6.4 Consequential amendments

We believe that, for consistency and the elimination of red tape, the Sex Discrimination Act should be amended to ensure that exemptions applicable to the Marriage Act 1961 no longer apply.

We also note that, because of the current limitation of marriage to a man and a woman, legislation enabling changes in sex classification in several Territories and States prohibits such changes when individuals are married. Marriages may survive such events; this should be welcomed, enabling such marriages to meet their intended aim, voluntarily entered into for life. We recommend that this Bill be amended to eliminate such State/Territory restrictions on marriage. In our view, one single set of principles should apply in Australia.

Unfortunately, in the same way that third sex or gender markers have no impact on harmful clinical practices promoting the so-called “normalisation” of intersex infants, children and adolescents,[28] we do not expect changes to the Marriage Act to have any impact on such practices. Protecting the rights of intersex infants, children and adolescents to bodily autonomy, and creating a coherent policy environment that fully respects our rights, requires specific legislative action.

7. Citation

This paper was written by Morgan Carpenter, co-executive director, in consultation with the board of OII Australia. A suggested citation is:

Carpenter, M, Organisation Intersex International Australia. Submission on the Exposure Draft of the Marriage Amendment (Same-Sex Marriage) Bill. January 2017. Available from:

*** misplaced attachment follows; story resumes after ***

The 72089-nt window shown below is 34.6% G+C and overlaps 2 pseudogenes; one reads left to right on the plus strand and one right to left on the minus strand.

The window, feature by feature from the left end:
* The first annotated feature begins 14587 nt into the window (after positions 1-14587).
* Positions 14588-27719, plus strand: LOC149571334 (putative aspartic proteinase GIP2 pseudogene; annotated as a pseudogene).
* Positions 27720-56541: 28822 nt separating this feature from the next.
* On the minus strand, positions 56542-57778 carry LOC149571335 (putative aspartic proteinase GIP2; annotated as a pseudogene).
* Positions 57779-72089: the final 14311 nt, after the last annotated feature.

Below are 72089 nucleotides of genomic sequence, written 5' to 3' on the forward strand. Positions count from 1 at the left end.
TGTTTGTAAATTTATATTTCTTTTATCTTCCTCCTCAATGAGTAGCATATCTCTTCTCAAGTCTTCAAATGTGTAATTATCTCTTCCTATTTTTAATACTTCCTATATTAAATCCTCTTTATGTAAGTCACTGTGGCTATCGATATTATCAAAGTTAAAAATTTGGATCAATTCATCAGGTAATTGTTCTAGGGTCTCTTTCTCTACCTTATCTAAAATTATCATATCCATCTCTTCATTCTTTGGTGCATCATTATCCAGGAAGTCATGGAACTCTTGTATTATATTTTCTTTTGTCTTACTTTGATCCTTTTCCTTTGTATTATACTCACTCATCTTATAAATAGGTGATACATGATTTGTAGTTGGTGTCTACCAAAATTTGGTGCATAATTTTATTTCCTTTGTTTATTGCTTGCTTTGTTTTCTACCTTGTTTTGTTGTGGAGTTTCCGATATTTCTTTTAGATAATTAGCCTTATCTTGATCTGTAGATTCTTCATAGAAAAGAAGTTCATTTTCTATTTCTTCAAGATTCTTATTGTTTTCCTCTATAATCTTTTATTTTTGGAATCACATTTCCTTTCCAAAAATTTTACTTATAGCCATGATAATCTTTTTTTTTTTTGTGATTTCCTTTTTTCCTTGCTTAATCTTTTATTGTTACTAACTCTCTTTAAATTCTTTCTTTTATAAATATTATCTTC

Update: Senate hearing

Morgan Carpenter participated in a Senate hearing in Canberra on 25 January, via teleconference. There are some errors in the proof version of Hansard, but the material is readable.

Hansard transcripts of hearings


[1a, 1b, 1c] Office of the High Commissioner for Human Rights. Intersex Awareness Day – Wednesday 26 October. End violence and harmful medical practices on intersex children and adults, UN and regional experts urge. 2016 [cited 2016 Oct 24]. Available from:
[2] Olaf Hiort, 2013, I-03 DSDnet: Formation of an open world-wide network on DSD at clinician conference, “4th I-DSD Symposium”, June 2013: “DSD comprise a heterogeneous group of differences of sex development with at least 40 different entities of which most are genetically determined. An exact diagnosis is lacking in 10 to 80% of the cases”, [cited 1 Jul 2013]. Available from
[3] In an independent Australian study by Jones et al of 272 people born with atypical sex characteristics, 60% of respondents use words including the term intersex; a proportion describe as “having an intersex variation” or “having an intersex condition”. The use of diagnostic labels and sex chromosomes is also common. As is the case for all stigmatised minority populations, language choices vary from person to person, and depending on where used. Only 3% of respondents use the clinical term “disorders of sex development” to describe themselves, while 21% use that term when accessing medical services. This shows a perceived need to disorder ourselves to obtain appropriate medical care. Jones T, Hart B, Carpenter M, Ansara G, Leonard W, Lucke J. Intersex: Stories and Statistics from Australia. Cambridge, UK: Open Book Publishers; 2016.
[4] United Nations, Office of the High Commissioner for Human Rights. Free & Equal Campaign Fact Sheet: Intersex. 2015 [cited 5 Sep 2015]. Available from:
[5] Gillam LH, Hewitt JK, Warne GL. Ethical Principles for the Management of Infants with Disorders of Sex Development. Hormone Research in Paediatrics. 2010;74(6):412–8.
[6] Gillam LH, Hewitt JK, Warne GL. Ethical Principles: An Essential Part of the Process in Disorders of Sex Development Care. Hormone Research in Paediatrics. 2011;76(5):367–8.